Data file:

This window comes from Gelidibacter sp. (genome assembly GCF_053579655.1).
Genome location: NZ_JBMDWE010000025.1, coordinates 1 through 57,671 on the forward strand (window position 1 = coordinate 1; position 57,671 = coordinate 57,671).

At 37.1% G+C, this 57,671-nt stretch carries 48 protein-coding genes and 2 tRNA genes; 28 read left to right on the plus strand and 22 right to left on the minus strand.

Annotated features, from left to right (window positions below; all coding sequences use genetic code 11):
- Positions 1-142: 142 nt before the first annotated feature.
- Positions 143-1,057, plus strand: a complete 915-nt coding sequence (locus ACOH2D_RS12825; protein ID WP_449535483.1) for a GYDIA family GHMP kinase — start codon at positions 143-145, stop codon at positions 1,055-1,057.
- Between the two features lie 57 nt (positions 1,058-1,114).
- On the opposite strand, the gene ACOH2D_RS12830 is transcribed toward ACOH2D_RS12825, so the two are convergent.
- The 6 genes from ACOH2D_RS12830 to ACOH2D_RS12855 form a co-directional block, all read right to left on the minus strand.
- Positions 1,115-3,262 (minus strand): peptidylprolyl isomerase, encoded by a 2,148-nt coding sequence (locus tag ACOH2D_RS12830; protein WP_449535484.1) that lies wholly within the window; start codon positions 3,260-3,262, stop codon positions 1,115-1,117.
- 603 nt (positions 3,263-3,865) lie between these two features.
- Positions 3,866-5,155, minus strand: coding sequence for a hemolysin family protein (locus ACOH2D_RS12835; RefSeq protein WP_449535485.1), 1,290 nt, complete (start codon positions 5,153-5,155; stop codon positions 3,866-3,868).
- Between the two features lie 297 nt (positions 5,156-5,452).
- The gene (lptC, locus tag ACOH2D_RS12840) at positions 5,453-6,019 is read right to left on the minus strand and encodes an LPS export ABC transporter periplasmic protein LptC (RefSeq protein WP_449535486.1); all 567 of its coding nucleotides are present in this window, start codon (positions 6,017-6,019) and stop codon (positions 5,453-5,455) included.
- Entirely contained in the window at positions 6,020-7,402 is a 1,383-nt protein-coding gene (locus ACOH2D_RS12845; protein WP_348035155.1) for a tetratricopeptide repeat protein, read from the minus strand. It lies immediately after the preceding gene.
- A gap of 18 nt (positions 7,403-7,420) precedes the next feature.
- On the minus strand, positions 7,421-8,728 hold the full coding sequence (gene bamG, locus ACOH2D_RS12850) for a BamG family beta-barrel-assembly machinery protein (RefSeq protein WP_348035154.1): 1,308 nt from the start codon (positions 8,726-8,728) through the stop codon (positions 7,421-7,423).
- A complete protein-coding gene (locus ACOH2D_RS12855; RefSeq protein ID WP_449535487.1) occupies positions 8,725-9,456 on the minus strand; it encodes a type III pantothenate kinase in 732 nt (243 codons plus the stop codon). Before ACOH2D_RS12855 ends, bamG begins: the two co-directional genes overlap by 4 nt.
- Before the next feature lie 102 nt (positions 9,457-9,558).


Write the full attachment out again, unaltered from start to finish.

This window comes from Gelidibacter sp. (genome assembly GCF_053579655.1).
Genome location: NZ_JBMDWE010000025.1, coordinates 1 through 57,671 on the forward strand (window position 1 = coordinate 1; position 57,671 = coordinate 57,671).

At 37.1% G+C, this 57,671-nt stretch carries 48 protein-coding genes and 2 tRNA genes; 28 read left to right on the plus strand and 22 right to left on the minus strand.

Annotated features, from left to right (window positions below; all coding sequences use genetic code 11):
- Positions 1-142: 142 nt before the first annotated feature.
- Positions 143-1,057, plus strand: a complete 915-nt coding sequence (locus ACOH2D_RS12825; protein ID WP_449535483.1) for a GYDIA family GHMP kinase — start codon at positions 143-145, stop codon at positions 1,055-1,057.
- Between the two features lie 57 nt (positions 1,058-1,114).
- On the opposite strand, the gene ACOH2D_RS12830 is transcribed toward ACOH2D_RS12825, so the two are convergent.
- The 6 genes from ACOH2D_RS12830 to ACOH2D_RS12855 form a co-directional block, all read right to left on the minus strand.
- Positions 1,115-3,262 (minus strand): peptidylprolyl isomerase, encoded by a 2,148-nt coding sequence (locus tag ACOH2D_RS12830; protein WP_449535484.1) that lies wholly within the window; start codon positions 3,260-3,262, stop codon positions 1,115-1,117.
- 603 nt (positions 3,263-3,865) lie between these two features.
- Positions 3,866-5,155, minus strand: coding sequence for a hemolysin family protein (locus ACOH2D_RS12835; RefSeq protein WP_449535485.1), 1,290 nt, complete (start codon positions 5,153-5,155; stop codon positions 3,866-3,868).
- Between the two features lie 297 nt (positions 5,156-5,452).
- The gene (lptC, locus tag ACOH2D_RS12840) at positions 5,453-6,019 is read right to left on the minus strand and encodes an LPS export ABC transporter periplasmic protein LptC (RefSeq protein WP_449535486.1); all 567 of its coding nucleotides are present in this window, start codon (positions 6,017-6,019) and stop codon (positions 5,453-5,455) included.
- Entirely contained in the window at positions 6,020-7,402 is a 1,383-nt protein-coding gene (locus ACOH2D_RS12845; protein WP_348035155.1) for a tetratricopeptide repeat protein, read from the minus strand. It lies immediately after the preceding gene.
- A gap of 18 nt (positions 7,403-7,420) precedes the next feature.
- On the minus strand, positions 7,421-8,728 hold the full coding sequence (gene bamG, locus ACOH2D_RS12850) for a BamG family beta-barrel-assembly machinery protein (RefSeq protein WP_348035154.1): 1,308 nt from the start codon (positions 8,726-8,728) through the stop codon (positions 7,421-7,423).
- A complete protein-coding gene (locus ACOH2D_RS12855; RefSeq protein ID WP_449535487.1) occupies positions 8,725-9,456 on the minus strand; it encodes a type III pantothenate kinase in 732 nt (243 codons plus the stop codon). Before ACOH2D_RS12855 ends, bamG begins: the two co-directional genes overlap by 4 nt.
- Before the next feature lie 102 nt (positions 9,457-9,558).